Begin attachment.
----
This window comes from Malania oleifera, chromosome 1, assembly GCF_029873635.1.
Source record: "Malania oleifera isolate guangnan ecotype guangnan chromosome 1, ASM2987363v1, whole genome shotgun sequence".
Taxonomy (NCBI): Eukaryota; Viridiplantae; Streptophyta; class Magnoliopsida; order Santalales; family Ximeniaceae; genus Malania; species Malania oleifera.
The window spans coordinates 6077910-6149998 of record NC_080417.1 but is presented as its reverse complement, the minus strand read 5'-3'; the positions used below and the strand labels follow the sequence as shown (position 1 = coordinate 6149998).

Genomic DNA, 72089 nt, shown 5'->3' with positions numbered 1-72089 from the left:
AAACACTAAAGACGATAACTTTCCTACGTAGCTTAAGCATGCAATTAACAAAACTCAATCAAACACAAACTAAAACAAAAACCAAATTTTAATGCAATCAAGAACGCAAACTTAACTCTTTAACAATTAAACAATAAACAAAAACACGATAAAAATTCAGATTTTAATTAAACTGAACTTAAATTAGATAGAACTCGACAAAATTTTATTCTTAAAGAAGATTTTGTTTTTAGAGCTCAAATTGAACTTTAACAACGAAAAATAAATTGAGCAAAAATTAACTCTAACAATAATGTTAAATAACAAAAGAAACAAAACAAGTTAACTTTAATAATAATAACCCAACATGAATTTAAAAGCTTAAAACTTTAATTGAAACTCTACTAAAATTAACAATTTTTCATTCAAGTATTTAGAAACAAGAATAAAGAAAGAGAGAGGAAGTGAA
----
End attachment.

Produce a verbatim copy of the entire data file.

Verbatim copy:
This window comes from Malania oleifera, chromosome 1, assembly GCF_029873635.1.
Source record: "Malania oleifera isolate guangnan ecotype guangnan chromosome 1, ASM2987363v1, whole genome shotgun sequence".
Taxonomy (NCBI): Eukaryota; Viridiplantae; Streptophyta; class Magnoliopsida; order Santalales; family Ximeniaceae; genus Malania; species Malania oleifera.
The window spans coordinates 6077910-6149998 of record NC_080417.1 but is presented as its reverse complement, the minus strand read 5'-3'; the positions used below and the strand labels follow the sequence as shown (position 1 = coordinate 6149998).

Genomic DNA, 72089 nt, shown 5'->3' with positions numbered 1-72089 from the left:
AAACACTAAAGACGATAACTTTCCTACGTAGCTTAAGCATGCAATTAACAAAACTCAATCAAACACAAACTAAAACAAAAACCAAATTTTAATGCAATCAAGAACGCAAACTTAACTCTTTAACAATTAAACAATAAACAAAAACACGATAAAAATTCAGATTTTAATTAAACTGAACTTAAATTAGATAGAACTCGACAAAATTTTATTCTTAAAGAAGATTTTGTTTTTAGAGCTCAAATTGAACTTTAACAACGAAAAATAAATTGAGCAAAAATTAACTCTAACAATAATGTTAAATAACAAAAGAAACAAAACAAGTTAACTTTAATAATAATAACCCAACATGAATTTAAAAGCTTAAAACTTTAATTGAAACTCTACTAAAATTAACAATTTTTCATTCAAGTATTTAGAAACAAGAATAAAGAAAGAGAGAGGAAGTGAA